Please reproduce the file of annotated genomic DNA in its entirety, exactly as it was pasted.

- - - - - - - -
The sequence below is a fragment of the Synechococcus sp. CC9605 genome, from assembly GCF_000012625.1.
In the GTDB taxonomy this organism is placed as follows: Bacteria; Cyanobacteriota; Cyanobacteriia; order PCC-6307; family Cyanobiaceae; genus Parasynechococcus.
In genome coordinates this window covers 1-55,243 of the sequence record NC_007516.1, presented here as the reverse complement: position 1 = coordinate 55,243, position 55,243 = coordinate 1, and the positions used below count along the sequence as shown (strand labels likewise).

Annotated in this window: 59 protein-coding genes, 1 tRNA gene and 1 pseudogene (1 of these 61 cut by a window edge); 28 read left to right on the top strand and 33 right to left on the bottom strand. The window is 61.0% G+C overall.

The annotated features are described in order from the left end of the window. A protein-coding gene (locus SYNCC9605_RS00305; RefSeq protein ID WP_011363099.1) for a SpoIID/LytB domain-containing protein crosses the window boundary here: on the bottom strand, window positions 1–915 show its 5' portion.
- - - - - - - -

The sequence below is a fragment of the Synechococcus sp. CC9605 genome, from assembly GCF_000012625.1.
In the GTDB taxonomy this organism is placed as follows: Bacteria; Cyanobacteriota; Cyanobacteriia; order PCC-6307; family Cyanobiaceae; genus Parasynechococcus.
In genome coordinates this window covers 1-55,243 of the sequence record NC_007516.1, presented here as the reverse complement: position 1 = coordinate 55,243, position 55,243 = coordinate 1, and the positions used below count along the sequence as shown (strand labels likewise).

Annotated in this window: 59 protein-coding genes, 1 tRNA gene and 1 pseudogene (1 of these 61 cut by a window edge); 28 read left to right on the top strand and 33 right to left on the bottom strand. The window is 61.0% G+C overall.

The annotated features are described in order from the left end of the window. A protein-coding gene (locus SYNCC9605_RS00305; RefSeq protein ID WP_011363099.1) for a SpoIID/LytB domain-containing protein crosses the window boundary here: on the bottom strand, window positions 1–915 show its 5' portion.